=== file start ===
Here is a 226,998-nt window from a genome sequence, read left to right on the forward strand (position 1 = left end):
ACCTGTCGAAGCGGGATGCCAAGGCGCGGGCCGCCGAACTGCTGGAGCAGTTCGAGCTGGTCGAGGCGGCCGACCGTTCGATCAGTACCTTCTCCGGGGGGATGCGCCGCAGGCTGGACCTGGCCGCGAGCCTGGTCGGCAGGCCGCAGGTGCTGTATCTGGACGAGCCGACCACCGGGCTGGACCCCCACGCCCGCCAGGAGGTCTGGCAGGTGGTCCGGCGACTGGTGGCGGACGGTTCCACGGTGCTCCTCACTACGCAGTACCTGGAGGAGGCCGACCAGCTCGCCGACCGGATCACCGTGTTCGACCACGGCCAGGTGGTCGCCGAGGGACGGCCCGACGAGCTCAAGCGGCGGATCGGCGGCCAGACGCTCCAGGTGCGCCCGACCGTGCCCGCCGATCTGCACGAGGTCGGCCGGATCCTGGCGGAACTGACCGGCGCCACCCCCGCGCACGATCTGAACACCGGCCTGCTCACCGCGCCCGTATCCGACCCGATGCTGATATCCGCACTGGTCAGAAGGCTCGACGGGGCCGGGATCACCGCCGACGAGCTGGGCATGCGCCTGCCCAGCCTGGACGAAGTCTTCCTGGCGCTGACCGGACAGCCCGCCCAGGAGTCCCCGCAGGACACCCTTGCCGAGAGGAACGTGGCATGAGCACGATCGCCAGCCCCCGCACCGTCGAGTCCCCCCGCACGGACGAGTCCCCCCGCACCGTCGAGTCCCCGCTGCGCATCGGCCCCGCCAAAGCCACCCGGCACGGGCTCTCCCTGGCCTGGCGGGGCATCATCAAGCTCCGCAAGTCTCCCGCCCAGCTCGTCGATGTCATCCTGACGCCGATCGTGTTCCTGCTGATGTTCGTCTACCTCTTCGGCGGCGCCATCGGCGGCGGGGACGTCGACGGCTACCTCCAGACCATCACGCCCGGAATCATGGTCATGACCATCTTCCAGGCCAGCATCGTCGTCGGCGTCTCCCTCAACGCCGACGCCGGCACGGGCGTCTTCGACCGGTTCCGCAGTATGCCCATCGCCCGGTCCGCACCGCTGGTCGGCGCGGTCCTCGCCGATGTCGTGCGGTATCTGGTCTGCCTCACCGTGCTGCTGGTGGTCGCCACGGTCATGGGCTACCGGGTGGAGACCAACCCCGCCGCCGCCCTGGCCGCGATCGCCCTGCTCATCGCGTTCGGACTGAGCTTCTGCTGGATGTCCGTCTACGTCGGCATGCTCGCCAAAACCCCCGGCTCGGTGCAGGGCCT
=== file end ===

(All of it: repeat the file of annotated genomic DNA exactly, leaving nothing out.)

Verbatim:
Here is a 226,998-nt window from a genome sequence, read left to right on the forward strand (position 1 = left end):
ACCTGTCGAAGCGGGATGCCAAGGCGCGGGCCGCCGAACTGCTGGAGCAGTTCGAGCTGGTCGAGGCGGCCGACCGTTCGATCAGTACCTTCTCCGGGGGGATGCGCCGCAGGCTGGACCTGGCCGCGAGCCTGGTCGGCAGGCCGCAGGTGCTGTATCTGGACGAGCCGACCACCGGGCTGGACCCCCACGCCCGCCAGGAGGTCTGGCAGGTGGTCCGGCGACTGGTGGCGGACGGTTCCACGGTGCTCCTCACTACGCAGTACCTGGAGGAGGCCGACCAGCTCGCCGACCGGATCACCGTGTTCGACCACGGCCAGGTGGTCGCCGAGGGACGGCCCGACGAGCTCAAGCGGCGGATCGGCGGCCAGACGCTCCAGGTGCGCCCGACCGTGCCCGCCGATCTGCACGAGGTCGGCCGGATCCTGGCGGAACTGACCGGCGCCACCCCCGCGCACGATCTGAACACCGGCCTGCTCACCGCGCCCGTATCCGACCCGATGCTGATATCCGCACTGGTCAGAAGGCTCGACGGGGCCGGGATCACCGCCGACGAGCTGGGCATGCGCCTGCCCAGCCTGGACGAAGTCTTCCTGGCGCTGACCGGACAGCCCGCCCAGGAGTCCCCGCAGGACACCCTTGCCGAGAGGAACGTGGCATGAGCACGATCGCCAGCCCCCGCACCGTCGAGTCCCCCCGCACGGACGAGTCCCCCCGCACCGTCGAGTCCCCGCTGCGCATCGGCCCCGCCAAAGCCACCCGGCACGGGCTCTCCCTGGCCTGGCGGGGCATCATCAAGCTCCGCAAGTCTCCCGCCCAGCTCGTCGATGTCATCCTGACGCCGATCGTGTTCCTGCTGATGTTCGTCTACCTCTTCGGCGGCGCCATCGGCGGCGGGGACGTCGACGGCTACCTCCAGACCATCACGCCCGGAATCATGGTCATGACCATCTTCCAGGCCAGCATCGTCGTCGGCGTCTCCCTCAACGCCGACGCCGGCACGGGCGTCTTCGACCGGTTCCGCAGTATGCCCATCGCCCGGTCCGCACCGCTGGTCGGCGCGGTCCTCGCCGATGTCGTGCGGTATCTGGTCTGCCTCACCGTGCTGCTGGTGGTCGCCACGGTCATGGGCTACCGGGTGGAGACCAACCCCGCCGCCGCCCTGGCCGCGATCGCCCTGCTCATCGCGTTCGGACTGAGCTTCTGCTGGATGTCCGTCTACGTCGGCATGCTCGCCAAAACCCCCGGCTCGGTGCAGGGCCT